Argentina’s blue dollar falls below AR$1,000 again, brecha at 12.5%

International reserve accumulation and the grains harvest have seen the parallel rate drop by more than a fifth since its December peak

The informal (blue) dollar exchange rate fell below AR$1,000 on Friday, further narrowing the gap between the parallel and official exchange rates (known as the brecha in Spanish). The MEP also dipped below the AR$1,000 mark, but was a hair’s breadth above it by late afternoon.

Since peaking at AR$1,250 on December 23, two weeks after President Javier Milei took office, the blue rate has fallen by 21%. On Friday, it fell by 1.5% to AR$985, bringing the gap with the official dollar rate (currently AR$861.7) to just 12.5%. In November 2023, the brecha was close to 200%.

The latest decline in parallel exchange rates comes as the narrowing brecha, coupled with world-beating inflation, make the country more expensive for people who get paid or save in foreign currency.

The MEP rate is the exchange rate implicit when investors buy shares or bonds in pesos and sell them in dollars in the local market. It squeaked back over the AR1,000 line on Friday afternoon, rising 0.5% to AR$1,000.8. Conversely, the blue-chip swap (or CCL) rate fell by 1% on the same day to AR$1,046.4.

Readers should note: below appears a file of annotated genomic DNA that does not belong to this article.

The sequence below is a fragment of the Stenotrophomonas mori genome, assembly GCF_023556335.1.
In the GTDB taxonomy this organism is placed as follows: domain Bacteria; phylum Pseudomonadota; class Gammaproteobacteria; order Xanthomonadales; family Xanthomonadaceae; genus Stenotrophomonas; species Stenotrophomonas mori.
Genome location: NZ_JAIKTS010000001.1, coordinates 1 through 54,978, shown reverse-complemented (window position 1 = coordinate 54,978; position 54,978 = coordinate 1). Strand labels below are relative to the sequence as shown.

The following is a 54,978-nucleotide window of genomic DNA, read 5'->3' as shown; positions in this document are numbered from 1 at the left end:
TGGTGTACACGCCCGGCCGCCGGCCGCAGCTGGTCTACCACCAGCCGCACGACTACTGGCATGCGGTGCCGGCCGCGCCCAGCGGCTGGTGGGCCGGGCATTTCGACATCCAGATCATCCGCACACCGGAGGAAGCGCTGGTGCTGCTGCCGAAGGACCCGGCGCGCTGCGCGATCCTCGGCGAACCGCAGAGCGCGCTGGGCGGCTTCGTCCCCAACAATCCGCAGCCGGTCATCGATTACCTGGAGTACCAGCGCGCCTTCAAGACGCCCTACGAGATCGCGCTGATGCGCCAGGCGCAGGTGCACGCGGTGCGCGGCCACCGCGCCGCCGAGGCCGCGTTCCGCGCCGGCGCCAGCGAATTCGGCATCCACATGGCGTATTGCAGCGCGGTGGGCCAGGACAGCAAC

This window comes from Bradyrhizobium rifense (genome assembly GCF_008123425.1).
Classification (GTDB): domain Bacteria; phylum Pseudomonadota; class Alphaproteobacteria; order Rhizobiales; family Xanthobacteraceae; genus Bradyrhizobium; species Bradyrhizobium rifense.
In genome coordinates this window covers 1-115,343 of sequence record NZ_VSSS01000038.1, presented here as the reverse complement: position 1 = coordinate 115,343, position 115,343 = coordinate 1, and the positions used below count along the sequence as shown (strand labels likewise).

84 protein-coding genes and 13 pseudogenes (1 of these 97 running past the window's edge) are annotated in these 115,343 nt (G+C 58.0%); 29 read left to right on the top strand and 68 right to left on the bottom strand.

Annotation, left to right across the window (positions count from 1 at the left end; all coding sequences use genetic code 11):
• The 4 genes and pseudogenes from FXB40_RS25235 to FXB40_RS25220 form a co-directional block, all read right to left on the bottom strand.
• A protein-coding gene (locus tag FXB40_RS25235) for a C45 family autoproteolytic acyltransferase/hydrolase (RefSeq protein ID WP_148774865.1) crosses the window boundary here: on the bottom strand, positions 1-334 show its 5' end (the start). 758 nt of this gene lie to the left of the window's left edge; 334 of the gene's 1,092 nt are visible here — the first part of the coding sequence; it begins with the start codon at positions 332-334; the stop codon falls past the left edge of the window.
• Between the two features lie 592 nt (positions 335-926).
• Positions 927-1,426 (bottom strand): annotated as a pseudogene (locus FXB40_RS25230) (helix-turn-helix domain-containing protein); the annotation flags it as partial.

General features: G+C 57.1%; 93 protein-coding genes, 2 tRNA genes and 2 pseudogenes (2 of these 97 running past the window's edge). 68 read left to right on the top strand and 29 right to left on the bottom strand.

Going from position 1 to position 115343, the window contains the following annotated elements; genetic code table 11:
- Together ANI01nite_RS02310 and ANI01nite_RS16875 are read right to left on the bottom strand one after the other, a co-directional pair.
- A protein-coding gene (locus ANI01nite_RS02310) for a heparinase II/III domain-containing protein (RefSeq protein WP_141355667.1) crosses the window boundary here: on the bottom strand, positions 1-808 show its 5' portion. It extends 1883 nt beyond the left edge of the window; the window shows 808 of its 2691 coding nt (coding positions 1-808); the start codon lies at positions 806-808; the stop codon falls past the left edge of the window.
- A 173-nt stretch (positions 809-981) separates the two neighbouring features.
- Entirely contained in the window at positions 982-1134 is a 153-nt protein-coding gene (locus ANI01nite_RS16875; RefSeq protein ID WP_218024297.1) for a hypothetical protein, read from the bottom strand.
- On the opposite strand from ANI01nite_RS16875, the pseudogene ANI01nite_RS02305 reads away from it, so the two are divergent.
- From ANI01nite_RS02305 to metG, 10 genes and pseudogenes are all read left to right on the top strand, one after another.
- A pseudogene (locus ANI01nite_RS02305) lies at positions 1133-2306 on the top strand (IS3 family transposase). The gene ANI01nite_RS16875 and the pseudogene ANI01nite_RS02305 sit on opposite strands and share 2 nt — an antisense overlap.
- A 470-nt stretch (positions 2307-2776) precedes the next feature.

The decrease has several causes. The Central Bank bought US$468 million on Thursday, the highest volume since July 2023. Since Milei took office, the monetary authority has bought US$12.1 billion. Gross international reserves are now US$28.3 billion, according to consulting firm Ecolatina.

International reserves are growing in part due to the success of the “blend” dollar, which allows exporters to sell 80% of their dollars in the official market and 20% at the blue-chip swap rate, according to Gustavo Quintana, an analyst and broker for PR Corredores de Cambio. This fresh supply of dollars takes upward pressure off the financial dollar rates, he said.

Argentina is moving into the season for coarse grain harvest and sales, bolstering this dollar dynamic, he noted.

An additional factor is the government limiting monetary issuance, Quintana said. “[Milei’s] famous ‘there is no money’ saying affects those markets,” he said.

“It is probably a consequence of a massive distortion of relative prices that I suppose will take some time to fix,” he said. “Patience.”


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